Translation Initiation

​Translation is initiated when the small ribosomal subunit, which scans from the 5’ end of the mRNA, recognises a start codon. Identifying sites of translation initiation is desirable for uncovering alternatively translated reading frames. When ribosomes initiate at noncanonical start codons of open reading frames (ORF), this creates a more diversified proteome without expansion of genome size, where polypeptides whose sequences deviates from that encoded in their corresponding main ORFs are created, allowing the expression of several protein isoforms from individual transcripts, as seen in the figure above.

Ribosome profiling is a powerful tool for detecting translation start sites and can be adapted for this use with inhibitors that preferentially block the translocation of initiating ribosomes. Harringtonine, for example, captures initiating ribosomes, while depleting other ribosomes by run-off elongation. Lactimidomycin acts more gradually to trap initiating ribosomes. Initiation sites can also be defined by depleting most elongating ribosomes using the drug puromycin or by sequential treatment with lactimidomycin to stabilise initiating ribosomes, followed by puromycin to destabilise elongating and terminating ribosomes.

Below are a series of five papers that exemplify the use of ribosome profiling in determining unique TISs and the impact this may have on alternative gene expression.

Ribosome Profiling of Mouse Embryonic Stem Cells Reveals the Complexity and Dynamics of Mammalian Proteomes

Cell, 2011; 147(4), pp.789-802.
Ingolia, N.T., Lareau, L.F. and Weissman, J.S.

Eukaryotic cells treated with harringtonine leads to an accumulation of ribosomes at translation initiation sites. This is because harringtonine binds to free 60S subunits that have not complexed with a 40S subunit to form an 80S ribosome. Therefore, elongating ribosomes are unaffected by the addition of harringtonine, but a 60S subunit bound by harringtonine will form an 80S at a start site and will not proceed further. In this paper, Ingolia et al. used a support vector machine (SVM)-based learning strategy to identify initiation sites from harringtonine-treated ribosome footprint profiles of mouse embryonic stem cells (mESCs). The SVM model was trained on a set of annotated genes to identify features of footprint profiles that distinguish the start codon from other positions.

Key Findings

    • The authors identified 13,454 candidate translation start sites within ∼5000 well-expressed genes. Up to 65% of the genes contained more than one detectable site of translation initiation, with 16% containing four or more sites.
    • As much as 14% of the initiation sites observed were predicted to produce alternate protein isoforms of known genes. In particular, 570 genes with potential N-terminal extensions and 870 with N-terminal truncations were identified in the 4,994 genes analysed.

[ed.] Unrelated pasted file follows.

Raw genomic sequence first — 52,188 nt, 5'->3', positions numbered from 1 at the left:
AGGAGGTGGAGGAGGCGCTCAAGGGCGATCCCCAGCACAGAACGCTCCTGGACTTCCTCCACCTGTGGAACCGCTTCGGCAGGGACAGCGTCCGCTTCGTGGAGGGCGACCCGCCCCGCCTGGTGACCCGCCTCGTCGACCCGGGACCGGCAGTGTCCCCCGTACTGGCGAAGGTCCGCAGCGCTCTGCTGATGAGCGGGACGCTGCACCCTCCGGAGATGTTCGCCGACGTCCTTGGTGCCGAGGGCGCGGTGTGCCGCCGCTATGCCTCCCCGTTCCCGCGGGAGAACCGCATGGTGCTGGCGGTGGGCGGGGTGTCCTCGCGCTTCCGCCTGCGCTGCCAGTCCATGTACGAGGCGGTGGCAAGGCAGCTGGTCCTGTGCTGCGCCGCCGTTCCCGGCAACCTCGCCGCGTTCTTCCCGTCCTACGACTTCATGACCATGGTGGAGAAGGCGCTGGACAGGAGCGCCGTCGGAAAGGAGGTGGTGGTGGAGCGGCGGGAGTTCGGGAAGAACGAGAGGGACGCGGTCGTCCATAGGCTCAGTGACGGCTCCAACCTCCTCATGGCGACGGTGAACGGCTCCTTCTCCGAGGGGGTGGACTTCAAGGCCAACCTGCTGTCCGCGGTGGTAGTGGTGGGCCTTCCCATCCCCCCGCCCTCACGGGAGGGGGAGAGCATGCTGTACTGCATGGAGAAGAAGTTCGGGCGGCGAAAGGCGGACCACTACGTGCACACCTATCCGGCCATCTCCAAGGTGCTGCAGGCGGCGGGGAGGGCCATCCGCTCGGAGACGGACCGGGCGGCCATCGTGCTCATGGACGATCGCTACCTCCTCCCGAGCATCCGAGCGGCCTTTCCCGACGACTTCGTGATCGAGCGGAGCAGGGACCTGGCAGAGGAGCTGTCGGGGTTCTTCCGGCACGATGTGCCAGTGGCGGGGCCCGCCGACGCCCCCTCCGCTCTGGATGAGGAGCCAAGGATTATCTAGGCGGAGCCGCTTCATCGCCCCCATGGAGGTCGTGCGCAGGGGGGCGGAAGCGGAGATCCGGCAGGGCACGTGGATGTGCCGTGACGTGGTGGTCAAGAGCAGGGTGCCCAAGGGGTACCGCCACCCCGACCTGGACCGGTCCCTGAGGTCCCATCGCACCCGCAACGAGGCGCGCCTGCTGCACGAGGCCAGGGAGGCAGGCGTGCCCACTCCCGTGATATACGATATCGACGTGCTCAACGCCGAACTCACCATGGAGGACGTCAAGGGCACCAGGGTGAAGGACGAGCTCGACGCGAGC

• The authors uncovered information regarding protein products arising from alternative splicing, which are often difficult to annotate. For instance, the growth factor Igf2, whose two annotated isoforms carry the same coding region but contain varying 5′ untranslated regions, was found to express an N-terminal extension specific to one isoform only.
    • The identified alternative start sites indicated widespread near-cognate initiation of upstream open reading frames (uORFs) translation, while also lending support to multiple short regions of translation on non-coding RNAs, which the authors termed short polycistronic ribosome-associated coding RNAs (sprcRNAs).


This seminal paper in the field of translatomics was the first to utilise the ribosome profiling technique to target initiating ribosomes, the results of which revealed a hitherto unanticipated complexity to mammalian proteomes. Such findings include the pervasive use of alternate initiation sites that drive the production of extended or truncated isoforms of known proteins as well as the translation of sprcRNAs.

Global mapping of translation initiation sites in mammalian cells at single-nucleotide resolution

Proceedings of the National Academy of Sciences, 2012; 109(37), pp.E2424-E2432.
Lee, S., Liu, B., Lee, S., Huang, S.X., Shen, B. and Qian, S.B.

Translation inhibitors cycloheximide (CHX) and lactimidomycin (LTM) bind to the ribosome E-site, resulting in inhibition of ribosomal translocation. While CHX binds to all translating ribosomes, LTM preferentially incorporates into the initiating ribosomes when the E-site is free of tRNA. The authors carried out ribosome profiling using CHX and LTM side by side, allowing initiating ribosomes to be distinguished from elongating ribosomes. This adapted ribosome profiling method, which the authors termed global translation initiation sequencing (GTI-Seq), has the potential to reveal a comprehensive set of TIS codons at nearly single-nucleotide resolution. The authors treated HEK293 cells with DMSO, CHX, or LTM for 30 min before carrying out ribosome profiling to investigate TIS. The same analysis was also carried out using a mouse embryonic fibroblast (MEF) cell line, to investigate cross-species conservation of alternative translation initiators. Finally, the authors experimentally validated by immunoblotting several translational products observed by GTI-Seq to initiate from alternative start codons, further confirming the accuracy of this method.

Key Findings

    • Over half the TIS codons used AUG as a start codon. Near-cognate codons that differ from AUG by a single nucleotide made up a large proportion of TIS, with CUG accounting for 16%.
    • As much as 49.6% of transcripts analysed contained multiple TIS, suggesting that alternative translation prevails even under physiological conditions.
    • In contrast to TIS peaks located downstream of the annotated start codon (dTIS), which used AUG as the primary start codon, the majority (74.4%) of TIS peaks located upstream of the annotated start codon (uTIS) were non-AUG codons, with CUG being the most prominent.